# Integer solutions to ax^2 + bx - cy^2 - dy = 0

1. May 17, 2015

### Puma

1. The problem statement, all variables and given/known data
I am a hobbyist looking for solutions to ax^2 + bx - cy^2 - dy = 0 where all variables are integers and are non-zero. Is there a method of doing this effectively?

2. Relevant equations

3. The attempt at a solution
I can look at the numbers produced by ax^2 + bx vs cy^2 + dy and see that they have a relationship: what I mean is if I manually find a pair of close numbers, difference = d, I find the next set of values is d+2 apart, then d + 4 and so on. So it looks as though there should be a method in algebraic terms for doing this.

2. May 17, 2015

### Svein

Of course, the trivial solution is (0, 0). Otherwise, rewrite the equation as $x(ax+b)-y(cy+d)=0$.

3. May 17, 2015

### Puma

Sorry I know the variables a, b, c, and d but I don't know x, y. It looks as though I might be able to do something with modular arithmetic given that both x(ax+b) and y(cy+d) now seem to both be integer multiples in other words either x or ax+b must necessarily contain some factors in common with y and cy+d. Is there a good way to find x,y? Thanks!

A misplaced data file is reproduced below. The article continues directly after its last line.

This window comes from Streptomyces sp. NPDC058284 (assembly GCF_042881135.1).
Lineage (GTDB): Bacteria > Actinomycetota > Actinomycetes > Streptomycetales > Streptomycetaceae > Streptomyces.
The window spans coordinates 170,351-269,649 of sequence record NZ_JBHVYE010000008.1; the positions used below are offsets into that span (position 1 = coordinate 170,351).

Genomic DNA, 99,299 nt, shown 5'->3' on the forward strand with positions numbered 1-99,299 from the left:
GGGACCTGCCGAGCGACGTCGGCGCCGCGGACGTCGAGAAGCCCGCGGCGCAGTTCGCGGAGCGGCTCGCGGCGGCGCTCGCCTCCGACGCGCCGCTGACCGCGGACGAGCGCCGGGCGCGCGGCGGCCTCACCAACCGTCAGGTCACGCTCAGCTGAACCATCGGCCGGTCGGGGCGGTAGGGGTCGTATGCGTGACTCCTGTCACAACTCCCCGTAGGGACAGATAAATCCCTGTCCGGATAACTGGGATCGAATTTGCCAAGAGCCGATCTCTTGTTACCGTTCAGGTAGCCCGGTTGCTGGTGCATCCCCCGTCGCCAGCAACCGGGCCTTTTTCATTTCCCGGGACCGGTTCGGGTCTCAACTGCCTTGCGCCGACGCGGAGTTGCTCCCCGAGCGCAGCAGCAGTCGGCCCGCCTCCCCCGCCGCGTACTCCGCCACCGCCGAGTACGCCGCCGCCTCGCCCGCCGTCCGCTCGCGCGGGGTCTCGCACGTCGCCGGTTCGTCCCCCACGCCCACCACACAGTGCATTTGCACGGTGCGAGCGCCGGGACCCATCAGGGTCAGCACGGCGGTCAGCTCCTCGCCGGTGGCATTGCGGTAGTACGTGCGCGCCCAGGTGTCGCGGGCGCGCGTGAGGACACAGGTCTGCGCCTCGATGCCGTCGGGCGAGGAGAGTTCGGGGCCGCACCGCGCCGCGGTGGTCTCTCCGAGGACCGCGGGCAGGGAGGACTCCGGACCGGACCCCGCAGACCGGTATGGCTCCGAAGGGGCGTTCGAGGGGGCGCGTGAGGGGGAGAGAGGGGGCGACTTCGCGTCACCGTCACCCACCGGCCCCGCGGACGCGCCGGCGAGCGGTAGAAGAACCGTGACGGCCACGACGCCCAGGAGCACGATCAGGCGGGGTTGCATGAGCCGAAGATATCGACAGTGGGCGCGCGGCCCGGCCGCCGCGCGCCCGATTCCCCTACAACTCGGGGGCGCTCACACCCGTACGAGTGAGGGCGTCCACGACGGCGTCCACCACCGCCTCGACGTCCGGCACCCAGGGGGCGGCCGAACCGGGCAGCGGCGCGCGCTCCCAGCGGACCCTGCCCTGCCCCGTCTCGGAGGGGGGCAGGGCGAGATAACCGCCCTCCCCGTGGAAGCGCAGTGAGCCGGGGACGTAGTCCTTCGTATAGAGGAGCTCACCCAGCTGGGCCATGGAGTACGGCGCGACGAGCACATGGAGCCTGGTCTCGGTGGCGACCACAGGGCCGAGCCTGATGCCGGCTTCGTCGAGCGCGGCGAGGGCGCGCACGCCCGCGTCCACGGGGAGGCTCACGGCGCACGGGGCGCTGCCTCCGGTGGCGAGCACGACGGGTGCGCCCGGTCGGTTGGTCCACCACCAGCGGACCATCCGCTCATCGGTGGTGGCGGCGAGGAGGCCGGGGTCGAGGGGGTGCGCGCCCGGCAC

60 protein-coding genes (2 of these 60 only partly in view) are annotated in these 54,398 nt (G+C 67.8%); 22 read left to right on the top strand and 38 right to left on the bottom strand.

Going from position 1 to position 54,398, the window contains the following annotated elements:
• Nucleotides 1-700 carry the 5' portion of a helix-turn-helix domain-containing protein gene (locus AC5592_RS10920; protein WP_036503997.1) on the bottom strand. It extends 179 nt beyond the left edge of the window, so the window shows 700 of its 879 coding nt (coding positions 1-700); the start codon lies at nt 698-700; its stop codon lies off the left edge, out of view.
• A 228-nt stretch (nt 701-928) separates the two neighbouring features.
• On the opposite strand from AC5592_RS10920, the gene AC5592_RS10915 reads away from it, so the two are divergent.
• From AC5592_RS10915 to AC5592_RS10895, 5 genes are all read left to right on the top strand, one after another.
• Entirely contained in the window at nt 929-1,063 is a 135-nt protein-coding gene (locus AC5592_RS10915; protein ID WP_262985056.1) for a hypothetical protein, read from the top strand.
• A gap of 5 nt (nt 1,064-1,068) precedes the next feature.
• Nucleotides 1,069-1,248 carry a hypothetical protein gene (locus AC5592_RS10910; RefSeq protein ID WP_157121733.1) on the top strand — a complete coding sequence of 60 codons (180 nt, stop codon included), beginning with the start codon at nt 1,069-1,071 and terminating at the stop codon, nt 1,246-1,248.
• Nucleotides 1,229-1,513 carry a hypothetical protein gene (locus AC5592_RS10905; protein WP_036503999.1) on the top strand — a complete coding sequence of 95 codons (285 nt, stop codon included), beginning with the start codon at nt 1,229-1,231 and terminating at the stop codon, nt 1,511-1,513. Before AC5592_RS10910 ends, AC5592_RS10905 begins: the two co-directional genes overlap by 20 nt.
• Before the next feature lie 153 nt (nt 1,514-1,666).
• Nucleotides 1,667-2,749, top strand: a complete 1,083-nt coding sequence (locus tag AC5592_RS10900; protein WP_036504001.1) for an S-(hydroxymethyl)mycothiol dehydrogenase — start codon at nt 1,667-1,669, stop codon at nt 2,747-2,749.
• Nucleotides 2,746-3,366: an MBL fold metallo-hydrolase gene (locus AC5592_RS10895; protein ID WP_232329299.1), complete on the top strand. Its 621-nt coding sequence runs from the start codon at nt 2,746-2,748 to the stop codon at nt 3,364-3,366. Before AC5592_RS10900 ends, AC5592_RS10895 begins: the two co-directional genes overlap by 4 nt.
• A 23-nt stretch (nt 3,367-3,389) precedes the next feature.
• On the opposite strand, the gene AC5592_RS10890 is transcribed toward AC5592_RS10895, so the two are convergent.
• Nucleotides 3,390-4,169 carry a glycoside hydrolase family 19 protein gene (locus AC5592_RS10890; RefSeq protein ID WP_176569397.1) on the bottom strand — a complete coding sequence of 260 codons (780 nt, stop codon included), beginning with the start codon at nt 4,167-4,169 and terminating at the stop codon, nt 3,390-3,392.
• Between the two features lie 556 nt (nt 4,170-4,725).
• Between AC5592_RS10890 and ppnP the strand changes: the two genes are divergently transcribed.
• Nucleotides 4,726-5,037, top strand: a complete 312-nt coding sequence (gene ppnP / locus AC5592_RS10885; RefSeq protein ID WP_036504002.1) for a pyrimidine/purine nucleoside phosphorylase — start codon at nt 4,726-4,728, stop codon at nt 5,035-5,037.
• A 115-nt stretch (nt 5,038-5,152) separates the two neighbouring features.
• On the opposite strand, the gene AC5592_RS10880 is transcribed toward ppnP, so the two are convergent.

4. May 17, 2015

### profesrchaos

http://www4a.wolframalpha.com/Calculate/MSP/MSP100420ag0a9de184i4e300006aa5e486371cg88e?MSPStoreType=image/gif&s=23&w=258.&h=46. [Broken]
You can find solutions of y in the same way. Its a bit silly though as it requires you to know all but x. You can see intuitively the set of solutions from the form Svein put it in
x(ax+b)−y(cy+d)=0
Yeah you could do what your saying and then write out the set of solutions

Last edited by a moderator: May 7, 2017